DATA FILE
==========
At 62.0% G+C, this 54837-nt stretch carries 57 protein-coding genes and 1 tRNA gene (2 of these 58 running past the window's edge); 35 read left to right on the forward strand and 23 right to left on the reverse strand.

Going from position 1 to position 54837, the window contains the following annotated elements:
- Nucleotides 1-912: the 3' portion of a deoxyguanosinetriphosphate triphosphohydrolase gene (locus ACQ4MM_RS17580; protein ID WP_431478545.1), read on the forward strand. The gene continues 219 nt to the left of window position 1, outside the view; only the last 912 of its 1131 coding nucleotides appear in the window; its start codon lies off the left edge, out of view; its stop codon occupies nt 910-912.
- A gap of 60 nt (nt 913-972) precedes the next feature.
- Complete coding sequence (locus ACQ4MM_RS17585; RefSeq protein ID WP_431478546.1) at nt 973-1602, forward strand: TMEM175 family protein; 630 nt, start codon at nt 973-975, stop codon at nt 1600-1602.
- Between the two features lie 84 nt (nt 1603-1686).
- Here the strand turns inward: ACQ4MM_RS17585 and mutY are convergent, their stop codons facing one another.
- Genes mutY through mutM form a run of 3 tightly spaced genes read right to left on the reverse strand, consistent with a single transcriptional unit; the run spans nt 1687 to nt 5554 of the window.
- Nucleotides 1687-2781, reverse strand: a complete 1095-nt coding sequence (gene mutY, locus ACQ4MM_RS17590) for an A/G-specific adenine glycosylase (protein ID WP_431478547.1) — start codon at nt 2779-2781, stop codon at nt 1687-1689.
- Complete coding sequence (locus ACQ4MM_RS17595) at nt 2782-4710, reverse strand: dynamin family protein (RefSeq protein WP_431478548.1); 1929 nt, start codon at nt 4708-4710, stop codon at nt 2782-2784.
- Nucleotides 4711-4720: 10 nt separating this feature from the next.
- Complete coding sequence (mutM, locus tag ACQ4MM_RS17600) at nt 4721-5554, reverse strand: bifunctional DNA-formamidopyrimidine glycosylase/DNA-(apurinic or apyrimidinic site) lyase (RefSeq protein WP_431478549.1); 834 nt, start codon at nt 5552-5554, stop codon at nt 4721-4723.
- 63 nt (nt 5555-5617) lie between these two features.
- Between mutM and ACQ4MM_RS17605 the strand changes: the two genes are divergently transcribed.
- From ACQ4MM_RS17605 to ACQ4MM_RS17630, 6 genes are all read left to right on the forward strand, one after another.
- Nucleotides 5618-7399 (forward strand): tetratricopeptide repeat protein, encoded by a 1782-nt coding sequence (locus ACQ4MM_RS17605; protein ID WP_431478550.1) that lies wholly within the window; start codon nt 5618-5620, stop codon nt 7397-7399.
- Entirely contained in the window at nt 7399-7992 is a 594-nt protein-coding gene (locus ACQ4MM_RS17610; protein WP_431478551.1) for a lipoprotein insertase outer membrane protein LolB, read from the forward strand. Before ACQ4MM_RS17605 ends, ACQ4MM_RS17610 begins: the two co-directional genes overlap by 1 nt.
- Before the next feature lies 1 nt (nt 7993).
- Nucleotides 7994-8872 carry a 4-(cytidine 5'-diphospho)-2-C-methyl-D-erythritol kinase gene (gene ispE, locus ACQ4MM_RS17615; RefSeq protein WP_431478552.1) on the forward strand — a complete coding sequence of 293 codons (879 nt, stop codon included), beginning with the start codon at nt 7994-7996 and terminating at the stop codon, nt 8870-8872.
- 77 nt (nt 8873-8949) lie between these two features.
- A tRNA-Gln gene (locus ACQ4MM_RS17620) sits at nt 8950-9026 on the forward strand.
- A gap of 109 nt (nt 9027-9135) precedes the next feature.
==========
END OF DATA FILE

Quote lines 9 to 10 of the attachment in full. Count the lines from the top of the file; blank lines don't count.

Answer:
- Nucleotides 1687-2781, reverse strand: a complete 1095-nt coding sequence (gene mutY, locus ACQ4MM_RS17590) for an A/G-specific adenine glycosylase (protein ID WP_431478547.1) — start codon at nt 2779-2781, stop codon at nt 1687-1689.
- Complete coding sequence (locus ACQ4MM_RS17595) at nt 2782-4710, reverse strand: dynamin family protein (RefSeq protein WP_431478548.1); 1929 nt, start codon at nt 4708-4710, stop codon at nt 2782-2784.